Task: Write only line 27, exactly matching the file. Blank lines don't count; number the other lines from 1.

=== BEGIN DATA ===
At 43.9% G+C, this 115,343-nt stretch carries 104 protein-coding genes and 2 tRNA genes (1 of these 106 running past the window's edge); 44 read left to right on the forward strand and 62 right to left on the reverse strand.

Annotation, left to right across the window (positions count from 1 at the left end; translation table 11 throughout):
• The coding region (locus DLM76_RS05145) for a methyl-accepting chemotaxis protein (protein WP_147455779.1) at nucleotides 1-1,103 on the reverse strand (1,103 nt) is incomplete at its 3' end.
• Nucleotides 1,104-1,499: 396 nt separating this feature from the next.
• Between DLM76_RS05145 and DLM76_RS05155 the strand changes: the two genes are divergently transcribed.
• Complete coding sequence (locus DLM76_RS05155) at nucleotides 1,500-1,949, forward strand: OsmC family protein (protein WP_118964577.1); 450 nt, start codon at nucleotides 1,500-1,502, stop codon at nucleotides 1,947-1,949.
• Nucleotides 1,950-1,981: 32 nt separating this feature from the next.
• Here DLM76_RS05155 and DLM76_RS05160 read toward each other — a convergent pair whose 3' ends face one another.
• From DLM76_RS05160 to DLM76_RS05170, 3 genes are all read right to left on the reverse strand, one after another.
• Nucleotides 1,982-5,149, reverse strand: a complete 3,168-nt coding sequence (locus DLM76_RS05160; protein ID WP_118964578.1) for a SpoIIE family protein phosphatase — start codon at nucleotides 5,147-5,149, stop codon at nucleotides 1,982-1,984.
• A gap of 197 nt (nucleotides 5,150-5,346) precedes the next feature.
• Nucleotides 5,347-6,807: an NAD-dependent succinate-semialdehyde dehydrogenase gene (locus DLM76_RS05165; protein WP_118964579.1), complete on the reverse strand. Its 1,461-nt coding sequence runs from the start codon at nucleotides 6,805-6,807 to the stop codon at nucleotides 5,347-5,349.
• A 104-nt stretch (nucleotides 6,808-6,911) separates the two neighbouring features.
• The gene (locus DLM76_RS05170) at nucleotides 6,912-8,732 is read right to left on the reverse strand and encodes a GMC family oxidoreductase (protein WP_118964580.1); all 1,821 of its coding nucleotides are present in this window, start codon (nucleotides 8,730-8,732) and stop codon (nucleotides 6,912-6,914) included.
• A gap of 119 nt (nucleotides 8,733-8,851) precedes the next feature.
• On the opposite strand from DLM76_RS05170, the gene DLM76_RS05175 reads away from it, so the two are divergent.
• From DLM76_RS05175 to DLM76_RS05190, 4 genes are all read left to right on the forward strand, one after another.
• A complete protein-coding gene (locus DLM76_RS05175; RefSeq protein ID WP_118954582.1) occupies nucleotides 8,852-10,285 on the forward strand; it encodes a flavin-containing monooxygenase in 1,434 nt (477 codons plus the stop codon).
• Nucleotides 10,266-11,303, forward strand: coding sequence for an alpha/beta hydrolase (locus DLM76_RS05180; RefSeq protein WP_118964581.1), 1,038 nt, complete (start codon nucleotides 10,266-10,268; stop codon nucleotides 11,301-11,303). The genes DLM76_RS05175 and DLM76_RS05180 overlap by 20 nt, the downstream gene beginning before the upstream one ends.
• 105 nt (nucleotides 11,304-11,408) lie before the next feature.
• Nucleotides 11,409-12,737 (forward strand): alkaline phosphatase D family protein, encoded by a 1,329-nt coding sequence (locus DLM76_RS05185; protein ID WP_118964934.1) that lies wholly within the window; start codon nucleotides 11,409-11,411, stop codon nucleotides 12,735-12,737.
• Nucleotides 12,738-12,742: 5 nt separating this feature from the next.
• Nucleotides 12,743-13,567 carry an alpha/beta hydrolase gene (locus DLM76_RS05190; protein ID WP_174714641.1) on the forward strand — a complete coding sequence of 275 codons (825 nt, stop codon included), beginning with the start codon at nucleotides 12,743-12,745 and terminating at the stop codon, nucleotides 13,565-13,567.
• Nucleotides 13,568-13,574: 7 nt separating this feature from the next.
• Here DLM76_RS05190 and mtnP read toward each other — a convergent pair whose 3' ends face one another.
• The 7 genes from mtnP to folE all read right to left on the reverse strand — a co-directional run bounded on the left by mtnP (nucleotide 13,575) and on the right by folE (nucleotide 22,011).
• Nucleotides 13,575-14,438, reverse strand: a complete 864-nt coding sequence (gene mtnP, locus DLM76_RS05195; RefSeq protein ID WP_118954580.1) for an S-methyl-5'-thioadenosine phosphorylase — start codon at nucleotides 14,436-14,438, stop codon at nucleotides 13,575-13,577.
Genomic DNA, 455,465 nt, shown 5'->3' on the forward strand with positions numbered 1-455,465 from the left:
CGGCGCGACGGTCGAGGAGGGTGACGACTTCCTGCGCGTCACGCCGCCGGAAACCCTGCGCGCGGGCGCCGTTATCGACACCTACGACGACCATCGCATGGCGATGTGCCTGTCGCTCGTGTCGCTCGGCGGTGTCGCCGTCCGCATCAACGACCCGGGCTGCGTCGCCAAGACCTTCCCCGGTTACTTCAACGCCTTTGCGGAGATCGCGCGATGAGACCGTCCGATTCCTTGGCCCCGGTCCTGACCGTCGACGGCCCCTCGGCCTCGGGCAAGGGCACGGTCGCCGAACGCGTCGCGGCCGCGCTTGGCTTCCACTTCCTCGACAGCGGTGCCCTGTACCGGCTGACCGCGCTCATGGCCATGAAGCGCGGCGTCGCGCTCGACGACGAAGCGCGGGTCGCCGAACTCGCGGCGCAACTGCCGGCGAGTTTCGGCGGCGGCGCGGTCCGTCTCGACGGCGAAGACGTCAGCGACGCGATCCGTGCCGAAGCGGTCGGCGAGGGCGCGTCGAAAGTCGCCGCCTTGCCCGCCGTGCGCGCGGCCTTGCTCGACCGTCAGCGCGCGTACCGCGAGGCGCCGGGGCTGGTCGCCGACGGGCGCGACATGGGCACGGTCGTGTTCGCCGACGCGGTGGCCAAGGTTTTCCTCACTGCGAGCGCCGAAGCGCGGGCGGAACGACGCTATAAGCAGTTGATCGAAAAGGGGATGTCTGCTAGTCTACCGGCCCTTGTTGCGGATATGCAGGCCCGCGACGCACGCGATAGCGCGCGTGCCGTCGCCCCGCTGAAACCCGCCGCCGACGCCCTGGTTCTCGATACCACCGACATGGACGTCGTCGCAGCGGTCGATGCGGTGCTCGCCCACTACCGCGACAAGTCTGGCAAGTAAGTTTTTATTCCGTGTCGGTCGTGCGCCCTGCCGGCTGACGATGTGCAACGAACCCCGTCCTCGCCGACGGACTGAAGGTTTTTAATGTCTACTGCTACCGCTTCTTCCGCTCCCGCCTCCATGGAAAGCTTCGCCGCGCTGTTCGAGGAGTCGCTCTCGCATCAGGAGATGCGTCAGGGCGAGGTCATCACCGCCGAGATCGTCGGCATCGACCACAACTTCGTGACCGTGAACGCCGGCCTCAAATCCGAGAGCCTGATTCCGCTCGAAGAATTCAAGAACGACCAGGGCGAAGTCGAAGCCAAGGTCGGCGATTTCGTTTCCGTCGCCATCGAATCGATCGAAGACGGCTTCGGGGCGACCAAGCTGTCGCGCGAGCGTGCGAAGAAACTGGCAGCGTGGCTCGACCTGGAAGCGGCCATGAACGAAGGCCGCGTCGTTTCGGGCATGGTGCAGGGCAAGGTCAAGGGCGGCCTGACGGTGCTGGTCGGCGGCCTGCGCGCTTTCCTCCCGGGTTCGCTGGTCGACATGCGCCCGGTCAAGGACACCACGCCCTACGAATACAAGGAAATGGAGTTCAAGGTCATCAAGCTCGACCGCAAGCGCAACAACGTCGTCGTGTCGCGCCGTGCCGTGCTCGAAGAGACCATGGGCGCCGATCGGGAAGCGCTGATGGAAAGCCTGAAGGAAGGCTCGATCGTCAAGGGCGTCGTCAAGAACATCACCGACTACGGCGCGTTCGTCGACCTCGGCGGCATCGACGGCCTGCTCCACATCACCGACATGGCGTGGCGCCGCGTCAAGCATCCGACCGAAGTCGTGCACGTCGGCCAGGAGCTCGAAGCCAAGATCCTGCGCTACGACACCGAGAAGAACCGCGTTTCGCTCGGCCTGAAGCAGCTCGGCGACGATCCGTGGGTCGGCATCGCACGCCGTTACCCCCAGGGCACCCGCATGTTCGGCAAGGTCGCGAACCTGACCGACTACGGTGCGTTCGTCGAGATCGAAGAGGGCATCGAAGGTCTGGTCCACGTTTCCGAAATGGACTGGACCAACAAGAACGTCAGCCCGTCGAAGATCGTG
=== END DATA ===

• Nucleotides 13,575-14,438, reverse strand: a complete 864-nt coding sequence (gene mtnP, locus DLM76_RS05195; RefSeq protein ID WP_118954580.1) for an S-methyl-5'-thioadenosine phosphorylase — start codon at nucleotides 14,436-14,438, stop codon at nucleotides 13,575-13,577.